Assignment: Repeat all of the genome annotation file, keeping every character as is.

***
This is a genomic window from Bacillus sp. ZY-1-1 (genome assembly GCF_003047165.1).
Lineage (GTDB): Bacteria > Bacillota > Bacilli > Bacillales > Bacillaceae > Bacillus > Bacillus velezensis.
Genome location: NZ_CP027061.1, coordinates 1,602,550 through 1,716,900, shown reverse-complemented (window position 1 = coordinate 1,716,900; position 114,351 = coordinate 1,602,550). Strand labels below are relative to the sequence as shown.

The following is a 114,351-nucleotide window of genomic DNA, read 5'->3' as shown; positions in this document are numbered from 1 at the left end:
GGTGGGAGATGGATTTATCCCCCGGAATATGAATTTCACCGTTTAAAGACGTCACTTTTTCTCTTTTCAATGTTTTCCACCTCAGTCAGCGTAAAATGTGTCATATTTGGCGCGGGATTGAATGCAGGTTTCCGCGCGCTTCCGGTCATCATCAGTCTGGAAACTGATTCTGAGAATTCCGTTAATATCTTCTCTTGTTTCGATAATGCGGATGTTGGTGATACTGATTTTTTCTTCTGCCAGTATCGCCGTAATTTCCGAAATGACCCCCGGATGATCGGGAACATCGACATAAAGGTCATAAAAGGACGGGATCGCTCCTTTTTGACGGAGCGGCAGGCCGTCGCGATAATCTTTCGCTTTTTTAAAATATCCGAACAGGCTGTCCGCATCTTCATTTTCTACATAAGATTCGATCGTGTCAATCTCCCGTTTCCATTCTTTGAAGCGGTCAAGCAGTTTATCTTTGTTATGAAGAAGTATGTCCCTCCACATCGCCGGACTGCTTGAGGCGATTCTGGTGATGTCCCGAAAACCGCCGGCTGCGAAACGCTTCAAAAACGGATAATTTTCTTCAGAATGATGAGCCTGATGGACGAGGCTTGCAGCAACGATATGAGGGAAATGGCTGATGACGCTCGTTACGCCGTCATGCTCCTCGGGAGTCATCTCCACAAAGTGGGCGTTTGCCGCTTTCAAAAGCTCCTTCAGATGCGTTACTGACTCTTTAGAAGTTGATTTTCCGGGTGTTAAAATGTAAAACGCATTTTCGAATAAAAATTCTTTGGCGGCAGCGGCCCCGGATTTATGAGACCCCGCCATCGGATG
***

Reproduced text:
This is a genomic window from Bacillus sp. ZY-1-1 (genome assembly GCF_003047165.1).
Lineage (GTDB): Bacteria > Bacillota > Bacilli > Bacillales > Bacillaceae > Bacillus > Bacillus velezensis.
Genome location: NZ_CP027061.1, coordinates 1,602,550 through 1,716,900, shown reverse-complemented (window position 1 = coordinate 1,716,900; position 114,351 = coordinate 1,602,550). Strand labels below are relative to the sequence as shown.

The following is a 114,351-nucleotide window of genomic DNA, read 5'->3' as shown; positions in this document are numbered from 1 at the left end:
GGTGGGAGATGGATTTATCCCCCGGAATATGAATTTCACCGTTTAAAGACGTCACTTTTTCTCTTTTCAATGTTTTCCACCTCAGTCAGCGTAAAATGTGTCATATTTGGCGCGGGATTGAATGCAGGTTTCCGCGCGCTTCCGGTCATCATCAGTCTGGAAACTGATTCTGAGAATTCCGTTAATATCTTCTCTTGTTTCGATAATGCGGATGTTGGTGATACTGATTTTTTCTTCTGCCAGTATCGCCGTAATTTCCGAAATGACCCCCGGATGATCGGGAACATCGACATAAAGGTCATAAAAGGACGGGATCGCTCCTTTTTGACGGAGCGGCAGGCCGTCGCGATAATCTTTCGCTTTTTTAAAATATCCGAACAGGCTGTCCGCATCTTCATTTTCTACATAAGATTCGATCGTGTCAATCTCCCGTTTCCATTCTTTGAAGCGGTCAAGCAGTTTATCTTTGTTATGAAGAAGTATGTCCCTCCACATCGCCGGACTGCTTGAGGCGATTCTGGTGATGTCCCGAAAACCGCCGGCTGCGAAACGCTTCAAAAACGGATAATTTTCTTCAGAATGATGAGCCTGATGGACGAGGCTTGCAGCAACGATATGAGGGAAATGGCTGATGACGCTCGTTACGCCGTCATGCTCCTCGGGAGTCATCTCCACAAAGTGGGCGTTTGCCGCTTTCAAAAGCTCCTTCAGATGCGTTACTGACTCTTTAGAAGTTGATTTTCCGGGTGTTAAAATGTAAAACGCATTTTCGAATAAAAATTCTTTGGCGGCAGCGGCCCCGGATTTATGAGACCCCGCCATCGGATG